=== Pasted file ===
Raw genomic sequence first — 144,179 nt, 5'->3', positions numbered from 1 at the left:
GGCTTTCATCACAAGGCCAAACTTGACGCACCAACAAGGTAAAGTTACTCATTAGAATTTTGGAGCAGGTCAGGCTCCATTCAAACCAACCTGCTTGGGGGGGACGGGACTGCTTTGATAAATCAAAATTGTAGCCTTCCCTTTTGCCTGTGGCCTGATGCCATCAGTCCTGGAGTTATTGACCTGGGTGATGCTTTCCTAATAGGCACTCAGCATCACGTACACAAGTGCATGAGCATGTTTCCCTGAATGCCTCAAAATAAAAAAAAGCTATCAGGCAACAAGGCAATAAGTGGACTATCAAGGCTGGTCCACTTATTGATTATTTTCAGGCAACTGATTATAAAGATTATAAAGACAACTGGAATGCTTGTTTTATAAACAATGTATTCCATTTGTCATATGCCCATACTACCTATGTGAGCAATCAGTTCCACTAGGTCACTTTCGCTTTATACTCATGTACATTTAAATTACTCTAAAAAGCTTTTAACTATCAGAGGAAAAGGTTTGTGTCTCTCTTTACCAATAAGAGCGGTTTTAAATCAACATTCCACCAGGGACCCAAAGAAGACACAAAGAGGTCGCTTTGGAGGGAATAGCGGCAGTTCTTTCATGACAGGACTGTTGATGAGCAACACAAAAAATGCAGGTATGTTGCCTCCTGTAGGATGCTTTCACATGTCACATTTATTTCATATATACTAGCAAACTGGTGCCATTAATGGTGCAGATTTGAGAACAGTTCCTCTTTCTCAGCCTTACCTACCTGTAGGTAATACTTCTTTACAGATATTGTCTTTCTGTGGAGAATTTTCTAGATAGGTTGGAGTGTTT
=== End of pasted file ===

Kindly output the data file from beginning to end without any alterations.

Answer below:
Raw genomic sequence first — 144,179 nt, 5'->3', positions numbered from 1 at the left:
GGCTTTCATCACAAGGCCAAACTTGACGCACCAACAAGGTAAAGTTACTCATTAGAATTTTGGAGCAGGTCAGGCTCCATTCAAACCAACCTGCTTGGGGGGGACGGGACTGCTTTGATAAATCAAAATTGTAGCCTTCCCTTTTGCCTGTGGCCTGATGCCATCAGTCCTGGAGTTATTGACCTGGGTGATGCTTTCCTAATAGGCACTCAGCATCACGTACACAAGTGCATGAGCATGTTTCCCTGAATGCCTCAAAATAAAAAAAAGCTATCAGGCAACAAGGCAATAAGTGGACTATCAAGGCTGGTCCACTTATTGATTATTTTCAGGCAACTGATTATAAAGATTATAAAGACAACTGGAATGCTTGTTTTATAAACAATGTATTCCATTTGTCATATGCCCATACTACCTATGTGAGCAATCAGTTCCACTAGGTCACTTTCGCTTTATACTCATGTACATTTAAATTACTCTAAAAAGCTTTTAACTATCAGAGGAAAAGGTTTGTGTCTCTCTTTACCAATAAGAGCGGTTTTAAATCAACATTCCACCAGGGACCCAAAGAAGACACAAAGAGGTCGCTTTGGAGGGAATAGCGGCAGTTCTTTCATGACAGGACTGTTGATGAGCAACACAAAAAATGCAGGTATGTTGCCTCCTGTAGGATGCTTTCACATGTCACATTTATTTCATATATACTAGCAAACTGGTGCCATTAATGGTGCAGATTTGAGAACAGTTCCTCTTTCTCAGCCTTACCTACCTGTAGGTAATACTTCTTTACAGATATTGTCTTTCTGTGGAGAATTTTCTAGATAGGTTGGAGTGTTT